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Have you always dreamed of buying your own boat? While it’s a romantic and exciting notion, you need to understand what the required investment of money and time actually is. Buying a used model can help reduce the sticker shock. According to the National Marine Manufacturers Association, 60 percent of first-time boat buyers purchase a used boat. Here are more considerations to keep in mind when exploring the marketplace.
Define your intentions.
Are you looking for serenity on the water? Then you probably want a sailboat. But if it’s more about a variety of fun-in-the-sun activities, a multipurpose model will better fit the bill. Also think about the size of the typical party you’d expect to join you (such as family and friends), and make an honest assessment of whether the boat model you’re considering will be roomy enough for both short hauls and extensive trips. (And don’t forget about making space for all of the gear you plan to bring on board.) Read the manufacturers’ recommendations to get specifics on maximum weight and number of occupants.
Find a reputable dealer.
Yes, it’s possible that you could get a perfectly fine used boat from a private seller via an online classified ad, but it’s much safer to buy from a boat dealer with a solid reputation (which you can research online), especially if that dealer offers a strong warranty. The latter may even come with free servicing for a defined time period. An honest, knowledgeable dealer knows that his or her reputation (and business) is on the line—something a private seller doesn’t have to consider when selling you an old boat. Wondering how much you’ll pay for a particular model? Check NADAguides for boats, which is a comprehensive, Blue Book-style resource that provides specifications, research material and pricing information on boats.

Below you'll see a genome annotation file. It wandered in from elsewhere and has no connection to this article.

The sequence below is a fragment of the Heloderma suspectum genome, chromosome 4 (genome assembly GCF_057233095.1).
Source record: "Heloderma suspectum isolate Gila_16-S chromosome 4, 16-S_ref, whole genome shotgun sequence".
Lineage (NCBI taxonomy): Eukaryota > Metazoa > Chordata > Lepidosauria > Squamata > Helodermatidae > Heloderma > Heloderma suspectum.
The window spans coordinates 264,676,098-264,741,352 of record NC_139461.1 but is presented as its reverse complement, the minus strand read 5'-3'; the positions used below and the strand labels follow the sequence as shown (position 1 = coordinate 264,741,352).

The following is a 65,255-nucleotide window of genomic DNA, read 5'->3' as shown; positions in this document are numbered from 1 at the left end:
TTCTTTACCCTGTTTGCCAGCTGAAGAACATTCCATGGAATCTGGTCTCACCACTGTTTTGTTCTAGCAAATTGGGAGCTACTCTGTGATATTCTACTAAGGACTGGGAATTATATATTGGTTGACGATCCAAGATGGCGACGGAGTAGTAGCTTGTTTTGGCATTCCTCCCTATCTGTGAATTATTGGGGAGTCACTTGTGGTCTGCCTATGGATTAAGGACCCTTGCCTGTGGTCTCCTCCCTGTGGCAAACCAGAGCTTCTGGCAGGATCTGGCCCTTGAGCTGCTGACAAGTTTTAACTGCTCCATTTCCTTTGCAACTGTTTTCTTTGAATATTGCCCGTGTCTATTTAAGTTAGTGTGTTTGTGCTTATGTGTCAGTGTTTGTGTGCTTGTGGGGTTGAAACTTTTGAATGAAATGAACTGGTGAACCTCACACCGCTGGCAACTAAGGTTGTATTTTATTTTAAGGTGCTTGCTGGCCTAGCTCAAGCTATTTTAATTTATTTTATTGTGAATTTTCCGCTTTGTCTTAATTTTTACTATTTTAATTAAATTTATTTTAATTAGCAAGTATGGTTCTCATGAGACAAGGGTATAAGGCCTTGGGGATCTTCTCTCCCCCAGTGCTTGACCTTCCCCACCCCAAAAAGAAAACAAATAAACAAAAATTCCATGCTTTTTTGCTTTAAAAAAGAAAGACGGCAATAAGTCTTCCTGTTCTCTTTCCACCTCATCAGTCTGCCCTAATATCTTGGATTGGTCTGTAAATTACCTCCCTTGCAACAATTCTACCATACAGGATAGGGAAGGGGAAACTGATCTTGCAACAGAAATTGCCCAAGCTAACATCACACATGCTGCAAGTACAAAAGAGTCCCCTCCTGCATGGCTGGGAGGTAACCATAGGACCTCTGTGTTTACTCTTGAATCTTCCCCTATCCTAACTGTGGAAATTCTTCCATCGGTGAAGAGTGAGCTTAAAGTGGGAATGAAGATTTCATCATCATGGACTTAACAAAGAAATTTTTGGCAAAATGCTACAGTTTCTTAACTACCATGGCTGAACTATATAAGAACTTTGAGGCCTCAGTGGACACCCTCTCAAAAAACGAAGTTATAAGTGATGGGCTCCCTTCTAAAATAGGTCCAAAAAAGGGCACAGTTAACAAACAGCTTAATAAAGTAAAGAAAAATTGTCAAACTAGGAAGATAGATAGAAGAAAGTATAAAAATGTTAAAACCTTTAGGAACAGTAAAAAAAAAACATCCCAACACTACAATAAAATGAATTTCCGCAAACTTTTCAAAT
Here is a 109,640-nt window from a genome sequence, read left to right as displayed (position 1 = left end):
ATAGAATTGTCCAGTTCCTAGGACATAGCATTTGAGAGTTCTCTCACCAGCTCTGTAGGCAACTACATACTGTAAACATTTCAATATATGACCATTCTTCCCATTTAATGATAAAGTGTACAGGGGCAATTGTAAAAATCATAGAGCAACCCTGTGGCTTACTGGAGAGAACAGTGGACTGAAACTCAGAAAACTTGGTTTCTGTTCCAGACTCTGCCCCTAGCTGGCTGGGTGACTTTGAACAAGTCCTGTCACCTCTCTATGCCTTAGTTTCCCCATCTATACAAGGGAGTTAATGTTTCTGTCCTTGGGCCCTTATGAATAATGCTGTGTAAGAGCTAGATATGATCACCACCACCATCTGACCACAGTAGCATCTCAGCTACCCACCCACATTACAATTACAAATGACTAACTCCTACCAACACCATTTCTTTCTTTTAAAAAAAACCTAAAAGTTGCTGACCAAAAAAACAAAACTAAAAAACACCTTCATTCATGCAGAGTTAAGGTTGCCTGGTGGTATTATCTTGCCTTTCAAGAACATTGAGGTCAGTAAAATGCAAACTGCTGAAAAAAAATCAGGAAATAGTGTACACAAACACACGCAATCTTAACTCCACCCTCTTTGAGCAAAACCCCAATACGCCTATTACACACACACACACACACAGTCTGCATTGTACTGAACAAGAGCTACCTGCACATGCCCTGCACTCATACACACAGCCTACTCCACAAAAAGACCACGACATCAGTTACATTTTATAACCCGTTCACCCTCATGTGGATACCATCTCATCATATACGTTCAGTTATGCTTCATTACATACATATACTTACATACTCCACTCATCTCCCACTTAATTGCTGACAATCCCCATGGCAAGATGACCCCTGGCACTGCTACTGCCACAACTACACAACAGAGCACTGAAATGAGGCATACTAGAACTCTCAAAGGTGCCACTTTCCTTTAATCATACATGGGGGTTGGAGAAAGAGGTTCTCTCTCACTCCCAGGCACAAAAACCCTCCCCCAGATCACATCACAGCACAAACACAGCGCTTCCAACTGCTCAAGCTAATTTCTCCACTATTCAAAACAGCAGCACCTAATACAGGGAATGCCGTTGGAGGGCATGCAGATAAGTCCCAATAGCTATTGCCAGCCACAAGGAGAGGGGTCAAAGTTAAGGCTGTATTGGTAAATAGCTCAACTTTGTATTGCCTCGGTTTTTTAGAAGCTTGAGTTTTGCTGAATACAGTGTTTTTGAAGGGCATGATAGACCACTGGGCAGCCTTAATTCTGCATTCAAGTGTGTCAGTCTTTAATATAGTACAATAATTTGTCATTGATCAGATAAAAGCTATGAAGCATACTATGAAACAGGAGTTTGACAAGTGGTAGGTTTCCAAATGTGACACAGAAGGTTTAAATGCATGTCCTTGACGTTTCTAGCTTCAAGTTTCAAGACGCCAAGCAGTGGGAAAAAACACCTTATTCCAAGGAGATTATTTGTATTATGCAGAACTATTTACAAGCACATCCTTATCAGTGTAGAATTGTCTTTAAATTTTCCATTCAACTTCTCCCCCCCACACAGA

Any used boat will have some wear and tear. But do you need to know if your intended purchase has experienced normal or extraordinary usage? Start with the hull and look for inconsistently colored or recently applied paint. Look for any damage that could have resulted from an accident. If there’s any structuring that appears different than the rest, inquire about it. Search for any moss or other odd discoloration underneath or around fixtures. Then observe whether the metal is corroded. When you examine the bulkhead, it should be secure with laminate. If the bulkhead is loose, it could be a sign of improper maintenance. Also, give the steering cables a tug to make sure they’re firm too.
A checklist for the motor.
If you’re looking for a boat that doesn’t require paddles, remember: As with a car, the boat’s engine drives performance. First, evaluate its cleanliness, because a dirty one could reveal neglect. Ask for any invoices and records of engine repairs. Manually turn the propellers to see if there’s warping or wobbling, and any gashes or nicks. Run the engine and check for oil and fluid leaks around the gaskets. If possible, conduct a test-run on the water.
Handling the hidden cost of ownership.
There’s much more involved than simply the price of the boat. You must also factor in insurance, fuel/oil, a trailer, docking fees, storage, repairs, lodging, weekend food, water sports equipment, fishing gear, license, permits and maintenance. Then there’s the time investment: Boats can require plenty of repairs and cleaning—not to mention all that goes into getting it ready for winter storage—to stay ship-shape. If all of the expenses seem prohibitive, explore part-ownership with a friend or trusted party to split costs. A partnership will allow for you to designate specific weekends to head out on the water.